Circular RNA Surprise

Previously enigmatic circular RNAs have been found to influence gene expression by binding to and blocking another class of regulatory RNA, the microRNAs.

By | February 28, 2013

WIKIMEDIA COMMONS, VOSSMANSome circular RNA molecules serve as molecular “sponges,” binding to and deactivating gene modulators called microRNAs to influence gene expression, according to two papers published this week (February 27) in Nature. The findings reveal a hidden world of previously unexplored RNA molecules, and act as a reminder that there is more to RNA than simply being a messenger between DNA and the proteins it encodes.

Over the past 20 years, scientists have discovered a series of unexpected forms of RNA, from the unusually short and long to those that blocked other RNA strands from being translated into proteins. But because typical RNA sequencing approaches work by detecting molecules with tails, circular RNAs, whose ends are joined together, went unnoticed. Now, however, new sequencing methods are revealing the existence and function of circular RNA in nematodes, mice, and humans.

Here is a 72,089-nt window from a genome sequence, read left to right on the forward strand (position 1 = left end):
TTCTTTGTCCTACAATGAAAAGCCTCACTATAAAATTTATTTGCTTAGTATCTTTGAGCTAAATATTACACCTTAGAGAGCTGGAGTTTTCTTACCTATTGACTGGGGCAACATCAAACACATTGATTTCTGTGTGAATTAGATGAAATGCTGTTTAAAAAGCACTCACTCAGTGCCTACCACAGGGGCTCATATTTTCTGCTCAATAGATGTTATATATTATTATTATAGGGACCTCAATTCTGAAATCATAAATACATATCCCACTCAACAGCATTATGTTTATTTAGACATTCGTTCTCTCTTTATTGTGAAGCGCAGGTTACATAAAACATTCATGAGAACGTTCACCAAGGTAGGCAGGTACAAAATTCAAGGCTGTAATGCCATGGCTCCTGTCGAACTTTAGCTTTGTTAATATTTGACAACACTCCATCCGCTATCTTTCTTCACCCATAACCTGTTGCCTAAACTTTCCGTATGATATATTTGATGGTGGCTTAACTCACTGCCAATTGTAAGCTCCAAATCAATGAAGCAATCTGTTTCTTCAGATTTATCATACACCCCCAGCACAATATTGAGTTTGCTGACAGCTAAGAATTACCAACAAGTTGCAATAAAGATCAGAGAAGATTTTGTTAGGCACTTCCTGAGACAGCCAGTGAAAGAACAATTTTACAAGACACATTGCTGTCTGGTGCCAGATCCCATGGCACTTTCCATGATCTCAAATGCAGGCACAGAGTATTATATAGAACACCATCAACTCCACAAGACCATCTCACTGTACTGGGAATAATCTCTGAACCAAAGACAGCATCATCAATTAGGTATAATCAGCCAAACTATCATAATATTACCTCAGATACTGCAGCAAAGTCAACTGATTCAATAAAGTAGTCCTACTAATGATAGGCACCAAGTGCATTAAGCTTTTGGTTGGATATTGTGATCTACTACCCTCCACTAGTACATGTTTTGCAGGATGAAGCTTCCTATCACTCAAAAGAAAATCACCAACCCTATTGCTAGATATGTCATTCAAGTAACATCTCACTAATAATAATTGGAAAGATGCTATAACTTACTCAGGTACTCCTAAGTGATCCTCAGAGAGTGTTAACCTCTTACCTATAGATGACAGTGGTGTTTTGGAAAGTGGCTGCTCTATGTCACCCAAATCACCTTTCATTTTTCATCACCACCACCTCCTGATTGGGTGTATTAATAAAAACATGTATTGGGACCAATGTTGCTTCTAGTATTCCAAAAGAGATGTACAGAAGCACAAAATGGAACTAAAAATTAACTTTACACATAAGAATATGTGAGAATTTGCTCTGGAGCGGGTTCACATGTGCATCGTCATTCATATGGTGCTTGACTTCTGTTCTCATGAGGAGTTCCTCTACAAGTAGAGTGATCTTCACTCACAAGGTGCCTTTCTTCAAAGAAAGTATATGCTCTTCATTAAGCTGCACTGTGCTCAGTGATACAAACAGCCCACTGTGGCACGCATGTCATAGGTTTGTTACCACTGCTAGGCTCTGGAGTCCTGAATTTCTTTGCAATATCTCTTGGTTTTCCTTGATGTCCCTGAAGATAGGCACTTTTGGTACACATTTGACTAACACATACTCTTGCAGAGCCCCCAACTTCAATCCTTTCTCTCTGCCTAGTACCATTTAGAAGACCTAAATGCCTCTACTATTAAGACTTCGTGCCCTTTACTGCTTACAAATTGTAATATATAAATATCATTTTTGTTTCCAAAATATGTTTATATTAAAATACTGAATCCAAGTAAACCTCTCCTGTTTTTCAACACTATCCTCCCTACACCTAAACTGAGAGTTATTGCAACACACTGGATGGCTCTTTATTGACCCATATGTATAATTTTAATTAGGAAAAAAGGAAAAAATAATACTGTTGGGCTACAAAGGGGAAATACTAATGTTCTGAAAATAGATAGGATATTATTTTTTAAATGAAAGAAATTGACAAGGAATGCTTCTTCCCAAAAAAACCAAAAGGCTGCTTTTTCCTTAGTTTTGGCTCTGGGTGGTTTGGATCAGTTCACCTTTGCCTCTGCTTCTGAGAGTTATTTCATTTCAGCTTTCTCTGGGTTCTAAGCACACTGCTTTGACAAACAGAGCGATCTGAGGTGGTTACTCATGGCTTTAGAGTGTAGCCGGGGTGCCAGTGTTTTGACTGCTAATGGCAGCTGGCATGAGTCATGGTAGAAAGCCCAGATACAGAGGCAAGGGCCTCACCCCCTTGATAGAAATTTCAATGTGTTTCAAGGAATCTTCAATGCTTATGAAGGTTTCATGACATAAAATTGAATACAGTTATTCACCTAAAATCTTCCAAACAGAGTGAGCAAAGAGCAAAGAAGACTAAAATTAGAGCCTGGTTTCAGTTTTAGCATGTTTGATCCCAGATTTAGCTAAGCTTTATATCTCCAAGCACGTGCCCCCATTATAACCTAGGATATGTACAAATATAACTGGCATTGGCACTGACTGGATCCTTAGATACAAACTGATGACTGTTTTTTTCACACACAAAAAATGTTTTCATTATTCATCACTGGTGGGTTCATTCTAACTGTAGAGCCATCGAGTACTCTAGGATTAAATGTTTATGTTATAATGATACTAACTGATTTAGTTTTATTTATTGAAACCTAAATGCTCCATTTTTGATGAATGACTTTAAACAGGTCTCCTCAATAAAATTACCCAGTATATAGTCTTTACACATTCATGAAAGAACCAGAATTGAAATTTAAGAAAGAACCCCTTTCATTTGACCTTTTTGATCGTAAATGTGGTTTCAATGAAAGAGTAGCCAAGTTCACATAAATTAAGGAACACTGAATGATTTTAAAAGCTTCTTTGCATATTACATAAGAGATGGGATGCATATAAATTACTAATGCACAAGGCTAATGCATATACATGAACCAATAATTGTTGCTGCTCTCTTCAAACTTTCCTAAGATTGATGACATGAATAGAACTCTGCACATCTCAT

“It’s yet another terrific example of an important RNA that has flown under the radar,” Erik Sontheimer, a molecular biologist at Northwestern University in Evanston, Illinois, told Nature. “You just wonder when these surprises are going to stop.”

Looking at a circular RNA expressed in the brains of humans and mice, researchers at Aarhus University in Denmark, found that the molecules blocked a microRNA called miR-7 that usually inhibits gene expression of certain messenger RNAs. So the circular RNA was suppressing the activity of the blocker, resulting in an increase in expression of miR-7’s target genes.

Circular RNAs could also act as sponges for microRNA originating outside the cell, as some have possible binding sites for viral microRNAs. “They are so abundant, there are probably a multitude of functional roles,” Julia Salzman, a molecular biologist at Stanford University School of Medicine in California who was not involved in the study, told Nature.

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